Protecting Against UV Exposure in the Workplace-February 2012

Monthly Round Up of Important Ideas and Standards in
Industrial Hygiene and Safety 

February 2012 

IN THIS ISSUE: Protecting Against UV Exposure in the Workplace

Overexposure to Ultraviolet light or radiation (UV) can cause injury because it is invisible and it doesn’t produce an immediate reaction.  UV is part of the electromagnetic spectrum and a form of non-ionizing radiation. This kind of energy does not produce sufficient energy to remove an electron from its shell. UV is in the frequency range of approximately 0.4 to 0.1 micrometers. OSHA does not have a specific standard for UV, but the American Conference of Governmental Industrial Hygiene has a Threshold Limit Value and the National Institute of Occupational Safety and Health has guidelines, information, and a model standard.

The most common effect of UV is sunburn or reddening of the skin where more intense exposure can cause swollen skin or blisters. Repeated contact can cause aging of the skin, wrinkles, cataracts, and skin cancer. UV can increase the effects of some chemicals such as photosensitizing agents. 

Controlling Exposure to UV Outdoors

  1. Limit exposure to the sun. Employers should limit work during the hottest part of the day, offer shaded break areas, and provide training in the risk, protection, and signs and symptoms of UV exposure. 
  2. Cover up. Workers should wear long sleeves and pants as well as a hat with a brim and sunglasses.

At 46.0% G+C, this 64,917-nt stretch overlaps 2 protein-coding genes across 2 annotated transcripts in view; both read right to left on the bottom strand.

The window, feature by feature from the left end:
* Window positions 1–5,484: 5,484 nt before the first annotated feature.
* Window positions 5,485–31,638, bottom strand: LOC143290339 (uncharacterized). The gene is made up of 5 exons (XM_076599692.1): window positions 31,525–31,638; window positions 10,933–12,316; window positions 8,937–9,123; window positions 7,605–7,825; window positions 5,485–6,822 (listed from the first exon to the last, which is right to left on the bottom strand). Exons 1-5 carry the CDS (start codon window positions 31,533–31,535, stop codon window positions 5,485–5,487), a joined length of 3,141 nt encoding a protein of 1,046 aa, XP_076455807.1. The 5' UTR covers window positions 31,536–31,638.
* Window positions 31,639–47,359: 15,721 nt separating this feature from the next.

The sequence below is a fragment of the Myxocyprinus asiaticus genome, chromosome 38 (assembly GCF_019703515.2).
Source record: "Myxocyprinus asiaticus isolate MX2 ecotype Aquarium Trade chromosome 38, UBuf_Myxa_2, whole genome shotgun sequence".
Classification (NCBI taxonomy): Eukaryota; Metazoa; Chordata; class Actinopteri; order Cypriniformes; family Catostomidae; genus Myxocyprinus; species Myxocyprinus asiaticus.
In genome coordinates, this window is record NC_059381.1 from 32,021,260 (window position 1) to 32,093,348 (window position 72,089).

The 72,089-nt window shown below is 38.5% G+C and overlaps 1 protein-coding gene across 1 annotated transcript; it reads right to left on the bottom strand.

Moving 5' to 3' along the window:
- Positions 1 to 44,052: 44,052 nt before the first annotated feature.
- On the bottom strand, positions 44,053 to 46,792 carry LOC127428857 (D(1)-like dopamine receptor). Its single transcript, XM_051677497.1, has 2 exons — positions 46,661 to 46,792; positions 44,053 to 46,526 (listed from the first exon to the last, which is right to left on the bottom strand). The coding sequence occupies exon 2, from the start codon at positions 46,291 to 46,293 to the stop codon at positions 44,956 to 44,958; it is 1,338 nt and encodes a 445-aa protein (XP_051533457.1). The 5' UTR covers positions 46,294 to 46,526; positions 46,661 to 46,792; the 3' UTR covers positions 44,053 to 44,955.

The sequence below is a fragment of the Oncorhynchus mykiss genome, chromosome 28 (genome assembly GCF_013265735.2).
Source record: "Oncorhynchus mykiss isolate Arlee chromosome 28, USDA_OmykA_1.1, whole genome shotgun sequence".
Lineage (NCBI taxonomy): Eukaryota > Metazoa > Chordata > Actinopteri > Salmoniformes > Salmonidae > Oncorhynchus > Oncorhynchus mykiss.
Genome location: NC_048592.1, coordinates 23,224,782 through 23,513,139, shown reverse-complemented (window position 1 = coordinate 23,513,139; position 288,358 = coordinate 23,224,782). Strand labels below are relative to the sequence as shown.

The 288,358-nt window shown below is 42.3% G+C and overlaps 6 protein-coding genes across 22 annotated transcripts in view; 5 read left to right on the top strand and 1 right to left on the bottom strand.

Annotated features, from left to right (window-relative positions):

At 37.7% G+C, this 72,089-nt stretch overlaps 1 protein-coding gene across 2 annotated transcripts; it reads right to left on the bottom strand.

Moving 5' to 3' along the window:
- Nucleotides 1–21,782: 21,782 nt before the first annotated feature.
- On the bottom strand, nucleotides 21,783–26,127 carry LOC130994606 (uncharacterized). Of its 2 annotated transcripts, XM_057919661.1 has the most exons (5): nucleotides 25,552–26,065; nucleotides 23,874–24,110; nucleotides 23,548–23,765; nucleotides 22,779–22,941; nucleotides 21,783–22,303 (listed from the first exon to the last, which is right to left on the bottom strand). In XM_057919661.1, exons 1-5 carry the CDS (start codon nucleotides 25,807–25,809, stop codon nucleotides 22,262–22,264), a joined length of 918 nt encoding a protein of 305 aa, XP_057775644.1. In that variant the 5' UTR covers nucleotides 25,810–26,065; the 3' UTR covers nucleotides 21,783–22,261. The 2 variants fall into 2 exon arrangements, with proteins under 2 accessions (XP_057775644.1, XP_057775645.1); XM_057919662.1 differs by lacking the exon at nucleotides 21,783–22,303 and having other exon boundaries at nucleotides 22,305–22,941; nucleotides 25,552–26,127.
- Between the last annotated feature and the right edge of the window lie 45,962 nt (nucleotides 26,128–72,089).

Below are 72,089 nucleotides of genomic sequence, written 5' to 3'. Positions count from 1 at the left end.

3. Use sunscreen. Employees should provide sunscreen of an SPF of 15 or higher and instruct employees to apply it every 2 hours or when wet. Products should be rated to protect against all forms of UV light.

Controlling UV Exposure during Welding and Plasma Cutting

While the greatest source of UV is the sun and persons who work outside receive the greatest exposure, the other most common sources of industrial exposure to UV are welding and plasma cutting. Exposure to welding can cause burns to the eyes and skin. Arc flash, a feeling of sand in the eye, is caused by looking at the arc for even a few seconds. Repeated exposure can cause permanent eye damage. Cataracts also have been linked to long-term UV exposure in welding. The effects of UV can be limited: 

  1. Engineering controls including shielding and enclosure
  2. Elimination of reflective surfaces 
  3. Use of automated or alternative welding processes. 
  4. Protective clothing 
  5. Welding hood or goggles. Hoods are available with a sensor that immediately turns the lens from clear to the proper shade when an arc is struck
  6. Welding screens protect other welders and others who pass through the area

UV is invisible and all around us, and it is vital to have a comprehensive program to recognize, evaluate and control UV hazards. For more information on this topic and to discuss your company’s safety and industrial hygiene needs call OccuSafe at (214) 662-6005 or (303) 219-6973 or visit us at

OccuSafe Industrial Hygiene & Safety, Inc. provides skills and expertise to recognize, evaluate andcontrol hazards and injuries in the areas of industrial hygiene, occupational safety andhealth. OccuSafe services companies of all sizes in a range of industries.

This newsletter is published monthly by OccuSafe Industrial Hygiene & Safety, Inc. Feel free to forward it to friends and colleagues.

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